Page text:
I feel like… independence and freedom. We should be allowed to be ourselves and be in touch with ourselves, always. And respect each other. And allow everybody to be themselves. Chrissy is 13 years old, and she’s going through something. Boys go through this cathartic thing. People go through it—whatever it is, however you feel. What do you feel like inside? We want to be in touch with that. Well, why wouldn’t we allow somebody to be in touch with that, however or whatever it is? Look outside at the clouds, the sun, the grass, the creatures, and let’s embrace it. We’ve got this beautiful planet we’re driving into the ground. OK, so we don’t use straws. Great. Let’s not fill the ocean with plastic. But let’s see if we can get some of these bozos to make bigger moves. I’m off onto the environment now.
Hey, I couldn’t agree more. You mentioned Oswald Cobblepot earlier, and this year marked the 30th anniversary of Batman Returns, which remains one of my favorite superhero pictures. I think it’s held up remarkably well.
Tim Burton, I’ve worked with him four or five times now, and it’s a wonderful experience working with him. We keep in touch, and hopefully we’ll do more together. I can’t remember how long it took us to make the movie, but it was a glorious time. As soon as I got into that suit that he devised and the makeup, Ve Neill did the makeup, it was liberating. He’s a good director, and you watch him paint on the set. I was really happy with Oswald Cobblepot.
I read that Jack Nicholson talked you into doing it, and you were so immersed in the role that you stayed in character between takes.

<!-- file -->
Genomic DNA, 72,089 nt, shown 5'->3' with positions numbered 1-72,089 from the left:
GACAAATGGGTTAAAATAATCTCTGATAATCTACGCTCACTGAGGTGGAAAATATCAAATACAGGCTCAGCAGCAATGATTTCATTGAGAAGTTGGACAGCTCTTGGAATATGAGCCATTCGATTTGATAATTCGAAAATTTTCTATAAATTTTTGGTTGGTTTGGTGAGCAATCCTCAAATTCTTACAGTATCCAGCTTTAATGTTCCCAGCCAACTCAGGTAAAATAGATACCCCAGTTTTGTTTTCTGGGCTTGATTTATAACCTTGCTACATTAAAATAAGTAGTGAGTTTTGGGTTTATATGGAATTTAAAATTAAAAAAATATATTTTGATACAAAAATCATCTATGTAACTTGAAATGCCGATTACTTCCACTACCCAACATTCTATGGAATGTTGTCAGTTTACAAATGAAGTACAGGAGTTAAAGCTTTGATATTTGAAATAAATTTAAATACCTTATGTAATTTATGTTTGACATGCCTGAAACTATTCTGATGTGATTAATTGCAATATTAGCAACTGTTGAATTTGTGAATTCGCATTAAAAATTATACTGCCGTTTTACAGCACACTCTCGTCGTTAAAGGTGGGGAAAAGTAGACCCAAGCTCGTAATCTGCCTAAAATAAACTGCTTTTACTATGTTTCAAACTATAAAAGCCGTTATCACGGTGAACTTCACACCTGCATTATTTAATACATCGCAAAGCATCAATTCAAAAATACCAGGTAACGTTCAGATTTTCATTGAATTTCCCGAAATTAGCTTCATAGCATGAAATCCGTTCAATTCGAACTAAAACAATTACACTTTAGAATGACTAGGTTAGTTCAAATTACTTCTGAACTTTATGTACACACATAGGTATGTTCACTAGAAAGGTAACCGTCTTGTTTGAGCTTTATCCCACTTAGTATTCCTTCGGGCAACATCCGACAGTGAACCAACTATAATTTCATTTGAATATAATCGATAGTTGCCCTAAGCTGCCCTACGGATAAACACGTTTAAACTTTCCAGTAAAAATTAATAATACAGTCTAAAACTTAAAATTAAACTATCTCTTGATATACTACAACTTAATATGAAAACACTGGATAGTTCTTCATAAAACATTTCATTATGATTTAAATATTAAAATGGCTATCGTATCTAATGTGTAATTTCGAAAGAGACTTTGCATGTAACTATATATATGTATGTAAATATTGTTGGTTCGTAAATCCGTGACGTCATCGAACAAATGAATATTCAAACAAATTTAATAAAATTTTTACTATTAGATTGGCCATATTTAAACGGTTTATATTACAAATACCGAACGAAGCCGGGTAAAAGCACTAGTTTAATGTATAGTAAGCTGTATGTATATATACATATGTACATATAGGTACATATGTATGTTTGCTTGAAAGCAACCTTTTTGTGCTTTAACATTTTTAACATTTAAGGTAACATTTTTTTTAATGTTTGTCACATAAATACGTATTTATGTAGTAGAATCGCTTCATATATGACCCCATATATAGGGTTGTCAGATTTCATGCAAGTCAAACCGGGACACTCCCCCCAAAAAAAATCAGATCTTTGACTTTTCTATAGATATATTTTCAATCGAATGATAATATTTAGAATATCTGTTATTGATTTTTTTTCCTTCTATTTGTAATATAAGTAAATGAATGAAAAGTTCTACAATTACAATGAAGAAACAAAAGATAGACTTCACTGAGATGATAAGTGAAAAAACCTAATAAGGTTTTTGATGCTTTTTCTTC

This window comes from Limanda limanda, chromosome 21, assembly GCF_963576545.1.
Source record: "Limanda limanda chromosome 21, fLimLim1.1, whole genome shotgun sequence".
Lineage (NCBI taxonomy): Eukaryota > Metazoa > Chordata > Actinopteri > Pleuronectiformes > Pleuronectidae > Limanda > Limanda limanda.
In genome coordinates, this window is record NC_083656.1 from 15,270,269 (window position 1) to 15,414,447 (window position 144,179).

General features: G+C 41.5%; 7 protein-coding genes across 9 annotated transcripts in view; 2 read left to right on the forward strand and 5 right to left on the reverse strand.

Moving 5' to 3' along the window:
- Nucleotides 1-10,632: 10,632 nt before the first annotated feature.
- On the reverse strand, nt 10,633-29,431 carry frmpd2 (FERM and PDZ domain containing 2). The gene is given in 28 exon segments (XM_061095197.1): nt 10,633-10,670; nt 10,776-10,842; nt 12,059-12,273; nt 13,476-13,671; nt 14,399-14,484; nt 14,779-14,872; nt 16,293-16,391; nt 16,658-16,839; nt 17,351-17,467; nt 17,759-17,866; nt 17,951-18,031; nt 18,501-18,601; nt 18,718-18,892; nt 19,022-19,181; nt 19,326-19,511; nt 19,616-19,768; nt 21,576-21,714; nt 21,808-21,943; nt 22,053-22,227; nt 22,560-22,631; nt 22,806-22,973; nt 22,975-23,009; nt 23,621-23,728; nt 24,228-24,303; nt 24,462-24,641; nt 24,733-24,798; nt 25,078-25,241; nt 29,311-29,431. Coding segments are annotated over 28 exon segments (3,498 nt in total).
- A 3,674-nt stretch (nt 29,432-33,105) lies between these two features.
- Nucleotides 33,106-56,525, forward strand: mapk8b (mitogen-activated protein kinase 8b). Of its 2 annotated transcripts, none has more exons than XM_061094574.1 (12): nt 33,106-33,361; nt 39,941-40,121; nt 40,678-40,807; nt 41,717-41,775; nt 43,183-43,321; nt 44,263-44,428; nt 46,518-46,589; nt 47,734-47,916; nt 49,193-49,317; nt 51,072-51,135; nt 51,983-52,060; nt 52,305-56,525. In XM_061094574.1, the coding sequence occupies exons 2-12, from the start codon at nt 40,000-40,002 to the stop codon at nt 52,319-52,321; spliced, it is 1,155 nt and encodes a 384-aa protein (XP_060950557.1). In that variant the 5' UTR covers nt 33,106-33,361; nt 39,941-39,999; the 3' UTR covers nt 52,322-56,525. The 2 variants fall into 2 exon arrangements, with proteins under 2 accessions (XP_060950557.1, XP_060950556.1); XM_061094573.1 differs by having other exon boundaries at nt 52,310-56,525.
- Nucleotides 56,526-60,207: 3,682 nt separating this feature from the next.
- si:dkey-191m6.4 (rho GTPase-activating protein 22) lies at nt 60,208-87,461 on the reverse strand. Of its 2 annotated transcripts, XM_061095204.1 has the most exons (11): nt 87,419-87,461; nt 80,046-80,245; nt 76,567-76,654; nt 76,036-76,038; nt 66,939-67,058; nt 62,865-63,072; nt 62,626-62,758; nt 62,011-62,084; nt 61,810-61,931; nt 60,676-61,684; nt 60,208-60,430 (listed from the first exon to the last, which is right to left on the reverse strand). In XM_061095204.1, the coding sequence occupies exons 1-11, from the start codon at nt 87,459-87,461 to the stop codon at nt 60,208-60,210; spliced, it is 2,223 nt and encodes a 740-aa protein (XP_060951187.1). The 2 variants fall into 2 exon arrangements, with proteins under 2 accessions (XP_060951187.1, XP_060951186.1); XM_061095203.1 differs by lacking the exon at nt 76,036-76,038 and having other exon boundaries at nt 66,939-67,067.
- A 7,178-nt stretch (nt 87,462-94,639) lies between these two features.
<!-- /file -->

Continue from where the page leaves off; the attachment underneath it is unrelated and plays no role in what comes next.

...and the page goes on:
Yeah. I think I talked Jack into Terms of Endearment, and he not so much talked me into it, but said, “You should definitely do this.” And once I got into the costume of Oswald, I got into it.
Did you see Colin Farrell’s Penguin in the new Batman movie?
I did. I dug it. I thought it was good. It’s totally different, but Colin is a terrific actor and a good friend. I saw it and heard they’re doing a series. If I were to do Oswald again, it would be on Broadway.
As a musical? I’m picturing dancing penguins.
Let your mind be free! [Laughs]
I read that the penguins on Batman Returns were treated like royalty. Tim Burton apparently flew them in from England and gave them their own temperature-controlled trailer.
Oh, they were. I don’t know where they came from, but my lair that Tim designed was freezing. They had air conditioners the size of somebody’s house adjacent to that stage, and I was the only one in that room who was comfortable besides the birds. The water was ice-cold—and it had to be, because it was their environment—and we shot that scene on a big stage. I went in there with pounds of padding, so I was warm, but everyone else had parkas on like they were in Antarctica. Those penguins were really comfortable. We got to watch ’em play and everyone treated them very great.
I am a child of the ’90s, so Michael Keaton will always be my Batman. But I’m curious what it’s been like for you to see so many Batmans after him.
I watch ’em all. I just watched The Dark Knight again three nights ago with [Heath] Ledger and Gary Oldman and the whole crew. I grew up with that as a kid. I was a comic-book kid. I was not only into Green Lantern, Superman, Batman, Robin, Wonder Woman and the superheroes, but also was a cartoon kid. I loved all the Warner Bros. cartoons and all the Disney stuff—Mickey, Donald, Goofy. There was a candy store in Asbury that had a soda fountain, and at night the train would come down from New York and drop off the morning papers. So, late at night you’d go down to get The New York Times or the Post or whatever your family was into. I would drive down with my parents as a kid, and they had a comic book rack that was like you died and went to heaven. I would always come back with a half-dozen comics.